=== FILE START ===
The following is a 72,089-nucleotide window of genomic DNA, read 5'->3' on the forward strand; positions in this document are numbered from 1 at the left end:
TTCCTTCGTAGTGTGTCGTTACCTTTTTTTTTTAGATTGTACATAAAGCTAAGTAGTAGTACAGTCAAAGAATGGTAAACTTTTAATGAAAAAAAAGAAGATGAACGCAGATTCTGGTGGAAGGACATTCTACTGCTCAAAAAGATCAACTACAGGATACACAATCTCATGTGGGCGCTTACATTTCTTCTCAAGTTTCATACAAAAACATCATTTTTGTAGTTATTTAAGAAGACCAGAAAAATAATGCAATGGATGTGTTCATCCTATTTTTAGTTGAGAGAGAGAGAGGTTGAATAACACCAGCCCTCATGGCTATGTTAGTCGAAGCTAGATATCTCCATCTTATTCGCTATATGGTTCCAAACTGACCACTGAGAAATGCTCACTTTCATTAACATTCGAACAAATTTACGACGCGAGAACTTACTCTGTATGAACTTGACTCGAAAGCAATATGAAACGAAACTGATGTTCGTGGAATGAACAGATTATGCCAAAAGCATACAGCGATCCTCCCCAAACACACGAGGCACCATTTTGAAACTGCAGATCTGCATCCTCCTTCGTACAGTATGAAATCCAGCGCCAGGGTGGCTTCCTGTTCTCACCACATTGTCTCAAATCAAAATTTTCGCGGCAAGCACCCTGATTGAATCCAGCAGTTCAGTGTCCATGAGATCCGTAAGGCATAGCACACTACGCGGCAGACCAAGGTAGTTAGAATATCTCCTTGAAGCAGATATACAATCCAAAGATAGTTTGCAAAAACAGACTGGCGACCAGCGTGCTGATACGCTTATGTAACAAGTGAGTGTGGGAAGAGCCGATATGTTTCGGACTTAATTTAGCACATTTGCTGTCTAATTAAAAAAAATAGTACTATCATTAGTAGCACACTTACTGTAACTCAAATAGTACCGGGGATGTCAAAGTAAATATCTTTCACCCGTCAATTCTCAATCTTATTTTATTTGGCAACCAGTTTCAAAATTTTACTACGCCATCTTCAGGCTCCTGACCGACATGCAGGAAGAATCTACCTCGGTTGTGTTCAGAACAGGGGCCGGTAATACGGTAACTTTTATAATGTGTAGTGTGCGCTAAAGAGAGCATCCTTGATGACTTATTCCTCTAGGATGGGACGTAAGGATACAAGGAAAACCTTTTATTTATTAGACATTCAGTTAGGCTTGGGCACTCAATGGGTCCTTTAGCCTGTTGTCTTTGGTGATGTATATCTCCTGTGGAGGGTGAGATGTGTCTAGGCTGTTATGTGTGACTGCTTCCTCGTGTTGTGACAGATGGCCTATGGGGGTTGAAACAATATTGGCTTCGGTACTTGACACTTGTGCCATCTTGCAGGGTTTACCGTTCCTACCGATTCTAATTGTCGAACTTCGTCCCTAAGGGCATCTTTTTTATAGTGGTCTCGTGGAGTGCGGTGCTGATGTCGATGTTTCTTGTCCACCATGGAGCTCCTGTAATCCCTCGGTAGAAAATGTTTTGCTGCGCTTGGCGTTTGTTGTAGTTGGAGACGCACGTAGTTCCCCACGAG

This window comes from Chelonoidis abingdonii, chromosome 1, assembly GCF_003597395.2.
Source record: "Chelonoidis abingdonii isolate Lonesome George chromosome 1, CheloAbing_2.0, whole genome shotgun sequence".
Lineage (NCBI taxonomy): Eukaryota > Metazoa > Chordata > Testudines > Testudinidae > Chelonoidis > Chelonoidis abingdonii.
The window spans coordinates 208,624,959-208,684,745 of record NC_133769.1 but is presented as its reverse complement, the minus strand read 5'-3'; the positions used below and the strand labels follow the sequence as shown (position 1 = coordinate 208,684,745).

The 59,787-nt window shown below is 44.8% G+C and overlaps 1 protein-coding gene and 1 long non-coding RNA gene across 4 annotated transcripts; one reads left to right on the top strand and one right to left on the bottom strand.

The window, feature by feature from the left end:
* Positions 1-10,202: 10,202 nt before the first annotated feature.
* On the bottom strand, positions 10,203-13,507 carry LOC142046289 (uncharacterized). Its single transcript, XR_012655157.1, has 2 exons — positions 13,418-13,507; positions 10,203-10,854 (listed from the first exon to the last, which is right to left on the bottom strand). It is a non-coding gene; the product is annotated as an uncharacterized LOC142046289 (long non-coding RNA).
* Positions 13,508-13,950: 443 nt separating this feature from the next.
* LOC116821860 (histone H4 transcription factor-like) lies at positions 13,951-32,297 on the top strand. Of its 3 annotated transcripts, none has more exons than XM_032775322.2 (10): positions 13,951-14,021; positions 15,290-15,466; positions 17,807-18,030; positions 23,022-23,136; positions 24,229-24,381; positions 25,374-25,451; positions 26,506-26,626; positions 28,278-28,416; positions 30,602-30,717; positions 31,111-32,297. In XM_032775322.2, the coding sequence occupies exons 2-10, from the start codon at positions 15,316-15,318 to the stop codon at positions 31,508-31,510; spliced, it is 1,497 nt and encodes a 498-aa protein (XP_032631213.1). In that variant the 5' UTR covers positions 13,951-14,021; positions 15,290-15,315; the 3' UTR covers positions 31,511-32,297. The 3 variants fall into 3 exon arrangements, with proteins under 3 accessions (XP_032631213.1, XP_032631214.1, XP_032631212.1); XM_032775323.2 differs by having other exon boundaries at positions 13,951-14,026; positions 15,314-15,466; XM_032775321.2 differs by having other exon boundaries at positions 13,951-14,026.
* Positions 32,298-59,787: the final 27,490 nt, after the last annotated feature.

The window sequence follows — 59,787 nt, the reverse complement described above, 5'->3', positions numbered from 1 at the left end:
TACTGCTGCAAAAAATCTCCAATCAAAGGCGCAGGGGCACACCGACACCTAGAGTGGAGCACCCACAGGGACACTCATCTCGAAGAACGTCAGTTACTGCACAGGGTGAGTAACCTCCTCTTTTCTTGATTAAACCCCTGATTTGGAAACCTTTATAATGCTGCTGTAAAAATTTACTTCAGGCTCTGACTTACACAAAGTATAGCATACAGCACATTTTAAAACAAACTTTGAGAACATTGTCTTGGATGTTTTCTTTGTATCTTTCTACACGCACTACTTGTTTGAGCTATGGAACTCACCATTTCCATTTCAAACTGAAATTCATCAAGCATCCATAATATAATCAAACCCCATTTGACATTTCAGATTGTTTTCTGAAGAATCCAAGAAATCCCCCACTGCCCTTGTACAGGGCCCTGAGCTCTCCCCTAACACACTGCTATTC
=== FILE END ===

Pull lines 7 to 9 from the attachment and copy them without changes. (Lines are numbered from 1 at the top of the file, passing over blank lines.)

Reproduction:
The 59,787-nt window shown below is 44.8% G+C and overlaps 1 protein-coding gene and 1 long non-coding RNA gene across 4 annotated transcripts; one reads left to right on the top strand and one right to left on the bottom strand.

The window, feature by feature from the left end:
* Positions 1-10,202: 10,202 nt before the first annotated feature.